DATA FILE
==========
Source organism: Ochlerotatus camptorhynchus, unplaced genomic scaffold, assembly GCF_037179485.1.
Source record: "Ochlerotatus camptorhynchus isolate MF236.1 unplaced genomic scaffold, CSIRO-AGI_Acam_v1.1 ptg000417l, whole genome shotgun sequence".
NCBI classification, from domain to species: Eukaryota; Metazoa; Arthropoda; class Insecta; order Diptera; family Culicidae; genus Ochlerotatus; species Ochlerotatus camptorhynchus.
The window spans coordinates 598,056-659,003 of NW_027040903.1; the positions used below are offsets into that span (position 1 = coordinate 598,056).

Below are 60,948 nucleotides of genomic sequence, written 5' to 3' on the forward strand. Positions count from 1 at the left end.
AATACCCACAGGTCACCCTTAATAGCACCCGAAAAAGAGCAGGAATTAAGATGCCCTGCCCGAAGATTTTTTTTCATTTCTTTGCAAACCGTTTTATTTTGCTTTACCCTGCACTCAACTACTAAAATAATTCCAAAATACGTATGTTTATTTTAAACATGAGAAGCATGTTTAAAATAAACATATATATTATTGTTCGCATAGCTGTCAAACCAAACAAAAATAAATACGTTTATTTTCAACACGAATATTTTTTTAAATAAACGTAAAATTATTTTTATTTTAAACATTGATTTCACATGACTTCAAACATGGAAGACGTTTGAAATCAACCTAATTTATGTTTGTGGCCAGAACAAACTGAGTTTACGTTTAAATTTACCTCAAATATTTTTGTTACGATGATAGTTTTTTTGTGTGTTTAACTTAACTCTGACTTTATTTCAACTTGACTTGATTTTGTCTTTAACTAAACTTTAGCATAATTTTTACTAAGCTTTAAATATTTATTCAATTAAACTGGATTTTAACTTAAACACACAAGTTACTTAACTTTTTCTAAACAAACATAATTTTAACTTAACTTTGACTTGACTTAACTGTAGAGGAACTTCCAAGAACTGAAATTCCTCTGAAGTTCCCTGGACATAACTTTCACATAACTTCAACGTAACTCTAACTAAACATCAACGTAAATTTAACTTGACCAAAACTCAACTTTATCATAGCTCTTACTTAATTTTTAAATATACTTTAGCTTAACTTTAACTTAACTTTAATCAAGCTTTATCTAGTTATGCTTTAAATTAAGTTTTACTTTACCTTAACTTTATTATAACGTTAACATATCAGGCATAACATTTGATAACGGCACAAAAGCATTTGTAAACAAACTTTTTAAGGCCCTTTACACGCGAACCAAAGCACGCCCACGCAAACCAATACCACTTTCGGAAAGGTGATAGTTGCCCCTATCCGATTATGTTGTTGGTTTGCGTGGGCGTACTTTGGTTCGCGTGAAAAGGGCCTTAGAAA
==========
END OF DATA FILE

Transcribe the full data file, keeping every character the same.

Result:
Source organism: Ochlerotatus camptorhynchus, unplaced genomic scaffold, assembly GCF_037179485.1.
Source record: "Ochlerotatus camptorhynchus isolate MF236.1 unplaced genomic scaffold, CSIRO-AGI_Acam_v1.1 ptg000417l, whole genome shotgun sequence".
NCBI classification, from domain to species: Eukaryota; Metazoa; Arthropoda; class Insecta; order Diptera; family Culicidae; genus Ochlerotatus; species Ochlerotatus camptorhynchus.
The window spans coordinates 598,056-659,003 of NW_027040903.1; the positions used below are offsets into that span (position 1 = coordinate 598,056).

Below are 60,948 nucleotides of genomic sequence, written 5' to 3' on the forward strand. Positions count from 1 at the left end.
AATACCCACAGGTCACCCTTAATAGCACCCGAAAAAGAGCAGGAATTAAGATGCCCTGCCCGAAGATTTTTTTTCATTTCTTTGCAAACCGTTTTATTTTGCTTTACCCTGCACTCAACTACTAAAATAATTCCAAAATACGTATGTTTATTTTAAACATGAGAAGCATGTTTAAAATAAACATATATATTATTGTTCGCATAGCTGTCAAACCAAACAAAAATAAATACGTTTATTTTCAACACGAATATTTTTTTAAATAAACGTAAAATTATTTTTATTTTAAACATTGATTTCACATGACTTCAAACATGGAAGACGTTTGAAATCAACCTAATTTATGTTTGTGGCCAGAACAAACTGAGTTTACGTTTAAATTTACCTCAAATATTTTTGTTACGATGATAGTTTTTTTGTGTGTTTAACTTAACTCTGACTTTATTTCAACTTGACTTGATTTTGTCTTTAACTAAACTTTAGCATAATTTTTACTAAGCTTTAAATATTTATTCAATTAAACTGGATTTTAACTTAAACACACAAGTTACTTAACTTTTTCTAAACAAACATAATTTTAACTTAACTTTGACTTGACTTAACTGTAGAGGAACTTCCAAGAACTGAAATTCCTCTGAAGTTCCCTGGACATAACTTTCACATAACTTCAACGTAACTCTAACTAAACATCAACGTAAATTTAACTTGACCAAAACTCAACTTTATCATAGCTCTTACTTAATTTTTAAATATACTTTAGCTTAACTTTAACTTAACTTTAATCAAGCTTTATCTAGTTATGCTTTAAATTAAGTTTTACTTTACCTTAACTTTATTATAACGTTAACATATCAGGCATAACATTTGATAACGGCACAAAAGCATTTGTAAACAAACTTTTTAAGGCCCTTTACACGCGAACCAAAGCACGCCCACGCAAACCAATACCACTTTCGGAAAGGTGATAGTTGCCCCTATCCGATTATGTTGTTGGTTTGCGTGGGCGTACTTTGGTTCGCGTGAAAAGGGCCTTAGAAA